Increased understanding of human papillomavirus (HPV) infection as the central cause of cervical cancer has permitted the development of improved screening techniques. To evaluate their usefulness, we evaluated the performance of multiple screening methods concurrently in a large population-based cohort of >8500 nonvirginal women without hysterectomies, whom we followed prospectively in a high-risk region of Latin America. Using Youden's index as a measure of the trade-off between sensitivity and specificity, we estimated the performances of a visual screening method (cervicography), conventional cytology, liquid-based cytology (ThinPrep), and DNA testing for 13 oncogenic HPV types. The reference standard of disease was neoplasia: cervical intraepithelial neoplasia grade 3 (CIN 3), defined as histologically confirmed CIN 3 detected within 2 years of enrollment (n = 90) or invasive cancer detected within 7 years (n = 20). We analyzed each technique alone and in paired combinations (n = 112 possible strategies), and evaluated the significance of differences between strategies using a paired Z test that equally weighted sensitivity and specificity. As a single test, either liquid-based cytology or HPV DNA testing was significantly more accurate than conventional cytology or cervicography. Paired tests incorporating either liquid-based cytology or HPV DNA testing were not substantially more accurate than either of those two test strategies alone. However, a possibly useful synergy was observed between the conventional smear and cervicography. Consideration of age or behavioral risk profiles did not alter any of these conclusions. Overall, we conclude that highly accurate screening for cervical cancer and CIN 3 is now technically feasible. The remaining vital issue is to extend improved cervical cancer prevention programs to resource-poor regions.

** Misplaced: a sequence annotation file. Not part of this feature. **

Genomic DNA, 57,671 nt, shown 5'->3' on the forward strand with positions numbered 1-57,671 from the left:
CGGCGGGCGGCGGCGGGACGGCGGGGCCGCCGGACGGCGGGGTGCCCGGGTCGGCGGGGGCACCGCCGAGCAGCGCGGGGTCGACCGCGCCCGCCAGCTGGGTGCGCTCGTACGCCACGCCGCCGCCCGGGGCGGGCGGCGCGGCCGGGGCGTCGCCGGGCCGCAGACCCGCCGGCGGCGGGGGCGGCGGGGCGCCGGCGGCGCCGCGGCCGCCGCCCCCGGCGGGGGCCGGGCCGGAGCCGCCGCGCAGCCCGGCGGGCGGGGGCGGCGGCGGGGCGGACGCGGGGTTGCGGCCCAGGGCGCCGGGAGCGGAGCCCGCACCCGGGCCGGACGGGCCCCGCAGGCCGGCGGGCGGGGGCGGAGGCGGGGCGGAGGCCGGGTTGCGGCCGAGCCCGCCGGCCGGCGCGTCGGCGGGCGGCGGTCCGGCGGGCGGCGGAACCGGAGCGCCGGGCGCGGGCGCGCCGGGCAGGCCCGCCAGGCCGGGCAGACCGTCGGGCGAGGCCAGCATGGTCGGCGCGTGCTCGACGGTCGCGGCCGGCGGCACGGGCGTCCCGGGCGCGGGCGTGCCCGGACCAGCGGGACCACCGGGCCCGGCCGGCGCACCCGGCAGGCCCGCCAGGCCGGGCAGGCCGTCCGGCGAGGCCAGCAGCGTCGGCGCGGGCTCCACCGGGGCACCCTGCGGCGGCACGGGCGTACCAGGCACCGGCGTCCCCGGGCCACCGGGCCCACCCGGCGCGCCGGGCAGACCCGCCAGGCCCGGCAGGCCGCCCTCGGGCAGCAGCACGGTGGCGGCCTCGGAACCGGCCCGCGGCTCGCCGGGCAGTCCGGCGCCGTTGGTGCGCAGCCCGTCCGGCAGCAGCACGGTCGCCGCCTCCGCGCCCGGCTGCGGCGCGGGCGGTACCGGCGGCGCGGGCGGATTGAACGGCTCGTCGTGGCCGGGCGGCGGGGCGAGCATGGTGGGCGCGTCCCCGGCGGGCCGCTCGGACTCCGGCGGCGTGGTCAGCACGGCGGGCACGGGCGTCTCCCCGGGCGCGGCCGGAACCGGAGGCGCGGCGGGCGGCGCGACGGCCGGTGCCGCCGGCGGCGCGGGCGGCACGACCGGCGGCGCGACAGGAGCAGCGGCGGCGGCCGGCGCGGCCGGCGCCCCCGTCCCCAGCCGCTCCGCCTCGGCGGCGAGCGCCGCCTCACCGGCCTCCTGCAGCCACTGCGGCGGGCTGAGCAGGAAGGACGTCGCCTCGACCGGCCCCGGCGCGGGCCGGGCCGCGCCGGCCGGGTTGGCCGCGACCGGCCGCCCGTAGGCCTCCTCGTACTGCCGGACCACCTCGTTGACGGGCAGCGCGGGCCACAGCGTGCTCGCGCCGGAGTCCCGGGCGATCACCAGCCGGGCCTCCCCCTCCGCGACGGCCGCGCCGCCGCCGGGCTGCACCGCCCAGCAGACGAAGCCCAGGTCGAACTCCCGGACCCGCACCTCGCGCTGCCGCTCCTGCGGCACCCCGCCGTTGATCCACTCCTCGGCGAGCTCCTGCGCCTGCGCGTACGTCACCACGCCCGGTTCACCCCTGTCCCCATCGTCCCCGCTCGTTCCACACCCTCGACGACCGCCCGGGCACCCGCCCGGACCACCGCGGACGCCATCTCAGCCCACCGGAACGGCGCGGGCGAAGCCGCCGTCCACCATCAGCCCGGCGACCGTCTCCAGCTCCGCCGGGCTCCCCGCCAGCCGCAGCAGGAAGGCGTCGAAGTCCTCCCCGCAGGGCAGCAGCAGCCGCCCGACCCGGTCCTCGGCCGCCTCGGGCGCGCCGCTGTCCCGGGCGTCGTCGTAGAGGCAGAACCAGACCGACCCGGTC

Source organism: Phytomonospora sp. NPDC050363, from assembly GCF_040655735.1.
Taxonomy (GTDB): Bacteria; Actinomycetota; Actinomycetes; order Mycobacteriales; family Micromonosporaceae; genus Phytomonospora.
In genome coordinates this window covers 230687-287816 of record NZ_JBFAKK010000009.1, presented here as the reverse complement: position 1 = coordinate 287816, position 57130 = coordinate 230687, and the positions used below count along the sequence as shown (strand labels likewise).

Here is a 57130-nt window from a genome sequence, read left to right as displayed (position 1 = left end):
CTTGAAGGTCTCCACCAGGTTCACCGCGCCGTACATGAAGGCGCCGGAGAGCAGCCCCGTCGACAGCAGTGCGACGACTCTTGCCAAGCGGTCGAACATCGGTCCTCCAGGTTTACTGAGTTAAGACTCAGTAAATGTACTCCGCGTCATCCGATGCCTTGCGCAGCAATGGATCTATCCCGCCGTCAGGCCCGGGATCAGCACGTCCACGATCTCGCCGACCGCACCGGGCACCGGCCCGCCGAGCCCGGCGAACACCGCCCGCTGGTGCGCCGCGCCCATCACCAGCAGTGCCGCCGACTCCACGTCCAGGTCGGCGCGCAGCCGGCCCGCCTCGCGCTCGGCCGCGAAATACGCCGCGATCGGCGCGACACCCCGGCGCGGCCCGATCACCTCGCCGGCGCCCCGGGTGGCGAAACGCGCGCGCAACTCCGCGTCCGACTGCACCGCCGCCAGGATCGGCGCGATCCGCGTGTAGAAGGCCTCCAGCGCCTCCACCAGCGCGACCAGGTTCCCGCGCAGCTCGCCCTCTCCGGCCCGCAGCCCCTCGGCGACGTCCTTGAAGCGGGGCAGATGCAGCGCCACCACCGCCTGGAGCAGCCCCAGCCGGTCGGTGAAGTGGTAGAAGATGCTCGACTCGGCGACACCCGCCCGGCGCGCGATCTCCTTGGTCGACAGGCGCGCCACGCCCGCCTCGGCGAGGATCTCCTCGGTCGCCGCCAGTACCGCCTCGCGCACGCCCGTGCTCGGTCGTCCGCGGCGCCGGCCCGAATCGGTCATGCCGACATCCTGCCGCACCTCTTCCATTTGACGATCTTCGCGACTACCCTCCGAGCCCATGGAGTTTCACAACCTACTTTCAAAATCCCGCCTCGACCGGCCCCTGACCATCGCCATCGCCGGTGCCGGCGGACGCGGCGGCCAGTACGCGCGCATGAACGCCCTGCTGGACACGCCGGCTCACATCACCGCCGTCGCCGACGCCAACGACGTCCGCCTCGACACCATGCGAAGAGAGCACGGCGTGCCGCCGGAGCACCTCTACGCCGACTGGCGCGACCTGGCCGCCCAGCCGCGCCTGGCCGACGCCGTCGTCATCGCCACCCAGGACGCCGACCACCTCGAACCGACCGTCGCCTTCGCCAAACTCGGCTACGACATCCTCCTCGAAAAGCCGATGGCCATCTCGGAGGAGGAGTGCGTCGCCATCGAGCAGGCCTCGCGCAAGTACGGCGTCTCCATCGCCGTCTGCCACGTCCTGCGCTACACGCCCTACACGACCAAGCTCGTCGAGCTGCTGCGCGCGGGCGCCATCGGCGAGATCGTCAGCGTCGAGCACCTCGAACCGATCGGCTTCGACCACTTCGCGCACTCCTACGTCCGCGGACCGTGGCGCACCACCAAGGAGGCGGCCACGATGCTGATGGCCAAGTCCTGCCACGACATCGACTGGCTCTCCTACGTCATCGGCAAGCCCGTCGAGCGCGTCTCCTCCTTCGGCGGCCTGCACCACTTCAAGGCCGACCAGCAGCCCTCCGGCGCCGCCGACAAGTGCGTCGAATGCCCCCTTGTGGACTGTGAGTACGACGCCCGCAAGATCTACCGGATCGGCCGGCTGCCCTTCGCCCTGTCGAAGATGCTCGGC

|Number of pages
|Cancer Epidemiology Biomarkers and Prevention
|Published - Sep 1 2003
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